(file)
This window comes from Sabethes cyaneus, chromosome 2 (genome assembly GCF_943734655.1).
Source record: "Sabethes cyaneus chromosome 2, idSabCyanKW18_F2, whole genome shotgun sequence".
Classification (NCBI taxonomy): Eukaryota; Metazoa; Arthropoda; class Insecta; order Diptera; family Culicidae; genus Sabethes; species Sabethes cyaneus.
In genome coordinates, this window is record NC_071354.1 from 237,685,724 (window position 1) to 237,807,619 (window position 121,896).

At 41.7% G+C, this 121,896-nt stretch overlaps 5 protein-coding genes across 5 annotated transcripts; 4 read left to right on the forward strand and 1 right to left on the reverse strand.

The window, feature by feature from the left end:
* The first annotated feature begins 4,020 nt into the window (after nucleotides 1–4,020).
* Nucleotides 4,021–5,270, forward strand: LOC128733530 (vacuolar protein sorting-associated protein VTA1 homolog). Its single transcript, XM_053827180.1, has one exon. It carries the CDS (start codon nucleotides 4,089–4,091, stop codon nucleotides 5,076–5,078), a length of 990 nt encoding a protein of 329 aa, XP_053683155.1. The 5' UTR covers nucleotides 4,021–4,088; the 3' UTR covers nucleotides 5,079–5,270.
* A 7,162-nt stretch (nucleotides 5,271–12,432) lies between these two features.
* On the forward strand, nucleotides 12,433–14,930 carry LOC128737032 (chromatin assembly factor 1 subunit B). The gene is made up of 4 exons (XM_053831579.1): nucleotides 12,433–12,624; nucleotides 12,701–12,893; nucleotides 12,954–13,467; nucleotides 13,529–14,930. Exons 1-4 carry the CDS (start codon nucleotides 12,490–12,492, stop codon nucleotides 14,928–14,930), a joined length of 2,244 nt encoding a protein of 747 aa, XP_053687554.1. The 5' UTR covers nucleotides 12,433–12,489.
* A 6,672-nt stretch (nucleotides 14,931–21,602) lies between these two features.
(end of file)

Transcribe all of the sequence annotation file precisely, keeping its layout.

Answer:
This window comes from Sabethes cyaneus, chromosome 2 (genome assembly GCF_943734655.1).
Source record: "Sabethes cyaneus chromosome 2, idSabCyanKW18_F2, whole genome shotgun sequence".
Classification (NCBI taxonomy): Eukaryota; Metazoa; Arthropoda; class Insecta; order Diptera; family Culicidae; genus Sabethes; species Sabethes cyaneus.
In genome coordinates, this window is record NC_071354.1 from 237,685,724 (window position 1) to 237,807,619 (window position 121,896).

At 41.7% G+C, this 121,896-nt stretch overlaps 5 protein-coding genes across 5 annotated transcripts; 4 read left to right on the forward strand and 1 right to left on the reverse strand.

The window, feature by feature from the left end:
* The first annotated feature begins 4,020 nt into the window (after nucleotides 1–4,020).
* Nucleotides 4,021–5,270, forward strand: LOC128733530 (vacuolar protein sorting-associated protein VTA1 homolog). Its single transcript, XM_053827180.1, has one exon. It carries the CDS (start codon nucleotides 4,089–4,091, stop codon nucleotides 5,076–5,078), a length of 990 nt encoding a protein of 329 aa, XP_053683155.1. The 5' UTR covers nucleotides 4,021–4,088; the 3' UTR covers nucleotides 5,079–5,270.
* A 7,162-nt stretch (nucleotides 5,271–12,432) lies between these two features.
* On the forward strand, nucleotides 12,433–14,930 carry LOC128737032 (chromatin assembly factor 1 subunit B). The gene is made up of 4 exons (XM_053831579.1): nucleotides 12,433–12,624; nucleotides 12,701–12,893; nucleotides 12,954–13,467; nucleotides 13,529–14,930. Exons 1-4 carry the CDS (start codon nucleotides 12,490–12,492, stop codon nucleotides 14,928–14,930), a joined length of 2,244 nt encoding a protein of 747 aa, XP_053687554.1. The 5' UTR covers nucleotides 12,433–12,489.
* A 6,672-nt stretch (nucleotides 14,931–21,602) lies between these two features.